The Delaware Statutory Trust (DST) market has grown in popularity over the last few years. According to a report by Robert A. Stanger & Co., the DST market raised $1.7 billion through February 2022, putting it on pace to be one of the largest years on record for DST offerings. There is no surprise that the DST market is heating up. As more and more deals become available, investors are looking for ways to defer their capital gains and benefit from the passive nature of DSTs. Although DSTs have been well received by investors as a replacement property option for 1031 exchanges, this type of investment should be more than a “plug-and-play” scenario. With the high velocity of deals and sometimes limited supply available in the market, performing the proper due diligence can help an investor ensure they aren’t exposing themselves to an unnecessary amount of risk.
In order to help you as an investor determine the good deals from the bad, Realized has provided a list of some of the questions you should consider before investing in a DST.
What Should You Know Before Investing?
Although DST offerings pass through several hands before making their way to investors, it is important to have a grasp on exactly what you’re entering into. Knowing and evaluating the details around a potential DST investment may keep you out of an unnecessarily risky offering. Here are some of the questions to ask when evaluating a DST offering:
- Who is the Sponsor and what is their track record? Has the Sponsor had experience with this type of investment? How has the Sponsor managed investments in different points of the real estate cycle? Although the internet is helpful in researching a Sponsor’s background, every offering memorandum includes the Sponsor’s prior performance. However, past performance does not guarantee future results.
- Are the projected financials reasonable? Returns are projected and based off a Sponsor’s own models and assumptions as to how a particular property will perform. These projections try to predict rent growth and occupancy levels, and there is typically no context to their underwriting. Referring to market reports and appraisals is a good first step in determining whether a deal’s financial projections are reasonable.
- What do the fees look like? Almost every Sponsor will take certain fees such as an acquisition fee, a disposition fee, and an asset management fee. Assess the competitiveness of these fees to determine if they will detract from your return.
- What is the intended exit strategy? As DSTs have gained popularity in the 1031 space, Sponsors have developed new ways to exit an investment. Sponsors utilize both third-party sales and UPREIT exit strategies. Assessing your long-term goals can help determine if the exit strategy aligns with your goals.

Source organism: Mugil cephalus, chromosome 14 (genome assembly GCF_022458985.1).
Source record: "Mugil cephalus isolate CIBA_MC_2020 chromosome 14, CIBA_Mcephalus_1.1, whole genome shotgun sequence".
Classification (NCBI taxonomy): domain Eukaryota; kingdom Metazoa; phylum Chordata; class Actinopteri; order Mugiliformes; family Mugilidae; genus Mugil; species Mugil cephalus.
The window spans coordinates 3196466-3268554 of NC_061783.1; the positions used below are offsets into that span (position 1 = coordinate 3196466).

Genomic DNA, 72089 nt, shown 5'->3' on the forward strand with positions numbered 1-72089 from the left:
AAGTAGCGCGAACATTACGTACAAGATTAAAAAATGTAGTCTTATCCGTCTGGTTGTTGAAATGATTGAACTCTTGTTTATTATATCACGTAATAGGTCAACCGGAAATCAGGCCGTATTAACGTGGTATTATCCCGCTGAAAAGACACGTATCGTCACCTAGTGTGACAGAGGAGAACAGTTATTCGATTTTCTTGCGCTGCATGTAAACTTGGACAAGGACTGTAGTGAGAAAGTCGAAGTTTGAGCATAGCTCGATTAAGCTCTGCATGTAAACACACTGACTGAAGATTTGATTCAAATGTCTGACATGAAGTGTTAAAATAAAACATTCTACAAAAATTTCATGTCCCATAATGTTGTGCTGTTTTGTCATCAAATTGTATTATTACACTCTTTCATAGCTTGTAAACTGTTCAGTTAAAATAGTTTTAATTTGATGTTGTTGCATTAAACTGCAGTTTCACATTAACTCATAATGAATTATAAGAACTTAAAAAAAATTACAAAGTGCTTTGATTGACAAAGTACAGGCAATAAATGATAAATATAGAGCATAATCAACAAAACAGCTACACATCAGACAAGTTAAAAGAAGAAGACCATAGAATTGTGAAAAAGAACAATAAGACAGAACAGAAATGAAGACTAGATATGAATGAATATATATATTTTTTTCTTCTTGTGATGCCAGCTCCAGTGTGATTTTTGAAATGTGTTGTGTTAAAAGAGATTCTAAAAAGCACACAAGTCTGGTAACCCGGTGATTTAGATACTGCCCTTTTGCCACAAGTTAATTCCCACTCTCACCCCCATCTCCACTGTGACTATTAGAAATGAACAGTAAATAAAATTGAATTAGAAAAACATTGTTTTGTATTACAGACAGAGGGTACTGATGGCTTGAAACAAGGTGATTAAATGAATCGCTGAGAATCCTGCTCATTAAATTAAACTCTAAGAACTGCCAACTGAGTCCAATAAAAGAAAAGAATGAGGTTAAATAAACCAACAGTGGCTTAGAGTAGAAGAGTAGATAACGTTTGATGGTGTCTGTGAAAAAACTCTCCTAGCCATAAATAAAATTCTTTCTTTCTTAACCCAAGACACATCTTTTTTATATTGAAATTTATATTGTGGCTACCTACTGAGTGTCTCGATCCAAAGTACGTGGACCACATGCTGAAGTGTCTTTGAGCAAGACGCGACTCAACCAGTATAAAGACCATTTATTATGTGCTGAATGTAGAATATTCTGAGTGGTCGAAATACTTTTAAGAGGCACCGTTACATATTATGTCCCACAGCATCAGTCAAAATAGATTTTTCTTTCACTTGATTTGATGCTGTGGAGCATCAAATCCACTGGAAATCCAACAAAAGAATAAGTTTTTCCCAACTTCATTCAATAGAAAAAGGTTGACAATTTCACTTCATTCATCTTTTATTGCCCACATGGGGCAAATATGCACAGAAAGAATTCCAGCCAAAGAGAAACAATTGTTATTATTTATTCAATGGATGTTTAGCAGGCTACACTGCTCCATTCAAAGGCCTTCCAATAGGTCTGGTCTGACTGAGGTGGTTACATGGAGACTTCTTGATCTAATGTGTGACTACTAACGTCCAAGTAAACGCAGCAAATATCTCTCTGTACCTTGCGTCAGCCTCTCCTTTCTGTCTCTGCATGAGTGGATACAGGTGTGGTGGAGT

In addition to reviewing details about the specific DST investment, there are other factors to evaluate before making an investment decision.
- What are the geographic risk factors for this property’s location? It’s helpful to review the property’s surrounding metro to assess demand drivers and employment drivers as these ultimately drive long-term prospectus for a project. Additionally, investors should consider submarket trends including occupancy rates and median household income in the area.
- How might general market risks potentially affect performance? Another set of factors to consider are general market risks associated with real estate investments, such as the kind of appreciation an investor can expect. Additionally, how might current market debts affect the long-term prospects of the deal?
There are a lot of factors you should evaluate before making an investment decision. Reviewing the DST offering, as well as researching the area where the investment is located, are large parts of the DST due diligence process. With the added uncertainty surrounding inflation and rising interest rates, consulting a professional can help you better understand the risks associated with an investment and whether a DST offering is likely to meet your long-term goals and objectives.
Authored by Realized®.
Realized helps you exchange 1031-eligible investment properties for portfolios of commercial real estate that are customized to your shifting income needs, risk appetite, and investment goals across generations. By creating portfolios of fractional interests in Delaware Statutory Trusts (DSTs), Realized makes it easy to diversify investments across real estate sectors, geographies, and Sponsors.
Contact Realized to learn more about their due diligence and portfolio construction methodologies.
This material is for general information and educational purposes only. Information is based on data gathered from what we believe are reliable sources. It is not guaranteed as to accuracy, does not purport to be complete and is not intended to be used as a primary basis for investment decisions. It should also not be construed as advice meeting the particular investment needs of any investor.
Realized does not provide tax or legal advice. This material is not a substitute for seeking the advice of a qualified professional for your individual situation.